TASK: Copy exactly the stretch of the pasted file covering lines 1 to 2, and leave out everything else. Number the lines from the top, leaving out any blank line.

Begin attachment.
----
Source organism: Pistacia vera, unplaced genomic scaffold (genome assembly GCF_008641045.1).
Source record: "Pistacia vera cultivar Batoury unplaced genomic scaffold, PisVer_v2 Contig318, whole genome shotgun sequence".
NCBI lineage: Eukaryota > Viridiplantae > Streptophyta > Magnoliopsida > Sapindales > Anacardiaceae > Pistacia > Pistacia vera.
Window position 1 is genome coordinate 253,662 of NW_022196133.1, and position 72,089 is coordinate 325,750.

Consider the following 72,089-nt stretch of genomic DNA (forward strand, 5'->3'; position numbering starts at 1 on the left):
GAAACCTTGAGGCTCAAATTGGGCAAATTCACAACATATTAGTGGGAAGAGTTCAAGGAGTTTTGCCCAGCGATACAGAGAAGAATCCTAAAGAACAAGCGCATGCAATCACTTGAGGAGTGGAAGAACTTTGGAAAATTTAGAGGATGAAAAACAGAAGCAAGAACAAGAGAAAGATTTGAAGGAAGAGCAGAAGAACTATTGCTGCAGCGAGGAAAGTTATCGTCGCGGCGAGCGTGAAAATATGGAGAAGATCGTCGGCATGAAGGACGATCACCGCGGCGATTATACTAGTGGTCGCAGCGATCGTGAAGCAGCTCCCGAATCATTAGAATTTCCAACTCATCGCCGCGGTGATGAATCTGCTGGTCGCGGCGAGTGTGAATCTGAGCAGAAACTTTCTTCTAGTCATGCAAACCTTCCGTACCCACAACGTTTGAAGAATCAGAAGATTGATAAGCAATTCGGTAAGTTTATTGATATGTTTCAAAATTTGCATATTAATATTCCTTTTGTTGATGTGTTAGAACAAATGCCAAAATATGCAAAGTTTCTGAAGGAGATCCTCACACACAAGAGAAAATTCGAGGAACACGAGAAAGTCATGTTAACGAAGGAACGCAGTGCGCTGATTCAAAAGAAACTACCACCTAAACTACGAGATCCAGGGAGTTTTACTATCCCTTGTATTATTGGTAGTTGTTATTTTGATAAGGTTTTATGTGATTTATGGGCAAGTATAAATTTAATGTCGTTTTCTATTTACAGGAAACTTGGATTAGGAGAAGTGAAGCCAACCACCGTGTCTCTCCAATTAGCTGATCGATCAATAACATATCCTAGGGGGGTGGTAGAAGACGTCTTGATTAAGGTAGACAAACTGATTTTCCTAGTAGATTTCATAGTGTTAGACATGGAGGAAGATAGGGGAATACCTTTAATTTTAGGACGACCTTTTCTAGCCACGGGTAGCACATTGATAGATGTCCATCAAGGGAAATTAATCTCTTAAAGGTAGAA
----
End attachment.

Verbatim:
Source organism: Pistacia vera, unplaced genomic scaffold (genome assembly GCF_008641045.1).
Source record: "Pistacia vera cultivar Batoury unplaced genomic scaffold, PisVer_v2 Contig318, whole genome shotgun sequence".